Seizures & Epilepsy: Types, Symptoms, Causes & Differences

The Emergency Center Carefully Explains Everything You Need To Know About Epileptic Seizures

Seizures and seizure disorders may not exactly be a new phenomenon—after all, Julius Caesar was known to suffer from “the falling sickness”—but they are often more complex and mysterious than many may realize. Epilepsy and seizures are also quite common, which is why knowing when to get emergency medical help is important in the event a friend or family member ever has one.
Seizures & Epilepsy: Types, Symptoms, Causes & Differences

Types Of Seizures: Do All Seizures Involve Convulsions?

Seizures are often associated with people falling to the floor with uncontrolled muscles convulsions for a period of time. While that is one type of seizure (formerly called a grand mal seizure and now called a tonic-clonic seizure), it’s far from the only kind. In fact, there are at least eight types of seizures across to two categories:

Focal Seizures

Caused by irregular electrical activity in one part of the brain, this class of seizures can lead to a temporary, altered mental state or repetitive muscle movements like clenching and unclenching hands. Focal seizures may also result in brief changes in taste, smell, emotional state or lead to an unusual overall feeling. Often those who experience a focal seizure have no memory of it, and they may or may not lose consciousness.

Generalized Seizures

These seizures are due to widespread abnormal electrical activity in the brain and can result in a wide range of symptoms depending on the exact type. Generalized seizures are more often associated with loss of muscle control like jerking movements, stiffening, twitching, falling down or sudden loss of muscle use

What Causes Seizures?

Seizures can be a one-off occurrence caused by an illness, injury, medication, visual stimulants or even lack of sleep. They also can be due to a chronic condition such as epilepsy that requires ongoing treatment, which typically involves medication but sometimes a procedure is necessary.

What To Do When Someone Has An Epileptic Episode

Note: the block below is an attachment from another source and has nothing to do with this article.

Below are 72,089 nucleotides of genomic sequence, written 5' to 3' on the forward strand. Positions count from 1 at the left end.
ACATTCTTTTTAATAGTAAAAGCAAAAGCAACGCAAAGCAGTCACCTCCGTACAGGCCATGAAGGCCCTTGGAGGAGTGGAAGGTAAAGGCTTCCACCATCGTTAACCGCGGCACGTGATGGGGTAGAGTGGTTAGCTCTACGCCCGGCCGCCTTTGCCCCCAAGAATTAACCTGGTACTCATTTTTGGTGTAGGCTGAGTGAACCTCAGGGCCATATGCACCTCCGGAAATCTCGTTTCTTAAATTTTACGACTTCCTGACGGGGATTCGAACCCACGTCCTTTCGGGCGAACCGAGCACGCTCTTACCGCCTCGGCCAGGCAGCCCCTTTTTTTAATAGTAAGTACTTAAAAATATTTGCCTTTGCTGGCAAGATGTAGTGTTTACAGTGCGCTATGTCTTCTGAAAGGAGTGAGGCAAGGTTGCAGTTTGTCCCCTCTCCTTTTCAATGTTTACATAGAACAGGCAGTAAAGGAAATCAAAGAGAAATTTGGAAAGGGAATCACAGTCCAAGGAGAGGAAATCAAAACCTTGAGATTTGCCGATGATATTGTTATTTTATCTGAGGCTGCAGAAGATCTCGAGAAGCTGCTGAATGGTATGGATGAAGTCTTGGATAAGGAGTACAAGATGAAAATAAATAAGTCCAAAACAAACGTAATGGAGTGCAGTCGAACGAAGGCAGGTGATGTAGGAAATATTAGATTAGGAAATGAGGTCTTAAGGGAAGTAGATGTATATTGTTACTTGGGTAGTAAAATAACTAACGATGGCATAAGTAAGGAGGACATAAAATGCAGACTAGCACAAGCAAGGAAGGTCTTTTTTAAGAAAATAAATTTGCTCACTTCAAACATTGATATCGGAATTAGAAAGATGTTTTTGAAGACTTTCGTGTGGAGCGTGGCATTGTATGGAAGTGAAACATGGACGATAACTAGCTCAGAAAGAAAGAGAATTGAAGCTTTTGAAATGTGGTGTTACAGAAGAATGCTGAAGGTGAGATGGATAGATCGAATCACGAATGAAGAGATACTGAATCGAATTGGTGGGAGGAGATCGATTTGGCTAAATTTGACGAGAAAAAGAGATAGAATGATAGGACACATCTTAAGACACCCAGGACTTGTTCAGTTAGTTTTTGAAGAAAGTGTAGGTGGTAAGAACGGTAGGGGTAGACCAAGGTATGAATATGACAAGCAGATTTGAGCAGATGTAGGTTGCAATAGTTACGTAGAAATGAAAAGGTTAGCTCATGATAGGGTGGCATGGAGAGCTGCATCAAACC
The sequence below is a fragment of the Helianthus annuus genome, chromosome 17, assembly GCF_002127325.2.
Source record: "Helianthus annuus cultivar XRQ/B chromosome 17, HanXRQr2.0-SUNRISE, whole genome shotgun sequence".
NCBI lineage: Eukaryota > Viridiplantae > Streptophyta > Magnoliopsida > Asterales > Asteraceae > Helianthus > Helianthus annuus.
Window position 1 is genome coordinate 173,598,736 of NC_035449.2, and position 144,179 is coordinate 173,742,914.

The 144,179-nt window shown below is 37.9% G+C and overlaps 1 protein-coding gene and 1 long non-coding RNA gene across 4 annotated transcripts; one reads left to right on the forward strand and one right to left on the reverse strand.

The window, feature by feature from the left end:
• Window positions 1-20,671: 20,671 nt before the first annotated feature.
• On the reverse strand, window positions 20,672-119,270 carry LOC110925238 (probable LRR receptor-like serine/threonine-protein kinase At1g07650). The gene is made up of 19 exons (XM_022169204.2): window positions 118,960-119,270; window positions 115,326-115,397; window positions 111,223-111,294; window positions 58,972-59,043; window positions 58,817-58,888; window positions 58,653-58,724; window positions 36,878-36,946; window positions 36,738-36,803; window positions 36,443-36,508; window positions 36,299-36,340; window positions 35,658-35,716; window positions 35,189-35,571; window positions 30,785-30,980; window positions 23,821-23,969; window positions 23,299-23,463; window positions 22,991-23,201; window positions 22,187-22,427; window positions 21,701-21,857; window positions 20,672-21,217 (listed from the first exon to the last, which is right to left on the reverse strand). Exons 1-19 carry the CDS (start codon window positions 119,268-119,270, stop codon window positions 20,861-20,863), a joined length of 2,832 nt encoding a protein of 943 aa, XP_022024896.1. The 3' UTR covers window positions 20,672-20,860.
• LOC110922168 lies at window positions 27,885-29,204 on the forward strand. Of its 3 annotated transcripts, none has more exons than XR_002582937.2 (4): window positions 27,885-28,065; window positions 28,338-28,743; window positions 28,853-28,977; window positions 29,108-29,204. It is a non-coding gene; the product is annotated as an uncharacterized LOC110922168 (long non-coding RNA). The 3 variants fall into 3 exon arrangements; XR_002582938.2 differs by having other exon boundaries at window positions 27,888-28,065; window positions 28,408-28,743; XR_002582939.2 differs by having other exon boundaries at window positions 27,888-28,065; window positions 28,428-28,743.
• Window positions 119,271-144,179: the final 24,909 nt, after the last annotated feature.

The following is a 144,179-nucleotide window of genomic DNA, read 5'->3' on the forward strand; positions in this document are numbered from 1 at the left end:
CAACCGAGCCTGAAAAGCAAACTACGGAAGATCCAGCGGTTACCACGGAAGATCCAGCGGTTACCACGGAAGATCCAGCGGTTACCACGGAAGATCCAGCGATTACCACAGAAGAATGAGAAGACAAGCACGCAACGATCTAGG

In some instances, a seizure can be mistaken for mental illness or another condition affecting the brain or central nervous system. Because people experiencing seizures often are not aware of what is happening (even if they do not lose consciousness), it’s important for bystanders to know when it’s time to get emergency medical help.

When To Seek Medical Help From An Emergency Room

  • Multiple Seizures In a Row
  • Breathing Difficulty After A Seizure
  • Consciousness Doesn’t Return After The Seizure Stops
  • The Convulsions Last More Than Five minutes
  • An Injury Occurs During The Seizure
  • The Individual Suffering The Seizure Is Pregnant, Has Diabetes Or Has High Fever

Even if a seizure does not precisely meet these criteria, seeking medical help for any seizure—generalized or focal—is never a bad idea. Emergent care facilities like The Emergency Center have the tools needed to diagnose and quickly address complications that may arise from a seizure.

World Purple Day: Epilepsy Awareness

According to the Centers for Disease Control and Prevention, about 3.4 million Americans suffer from epilepsy, making it the most common seizure disorder. The Emergency Center is proud to join millions from around the globe in recognizing March 26 as World Purple Day® to help raise awareness about this condition and all those who suffer from it. We invite you to join in wearing purple on March 26 and encouraging your family, friends and coworkers to do the same.

Enjoy life. We’ll be here for the bumps along the way.


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The Emergency Center

San Antonio
11320 Alamo Ranch Pkwy
San Antonio, TX 78253

Phone: 210-485-3644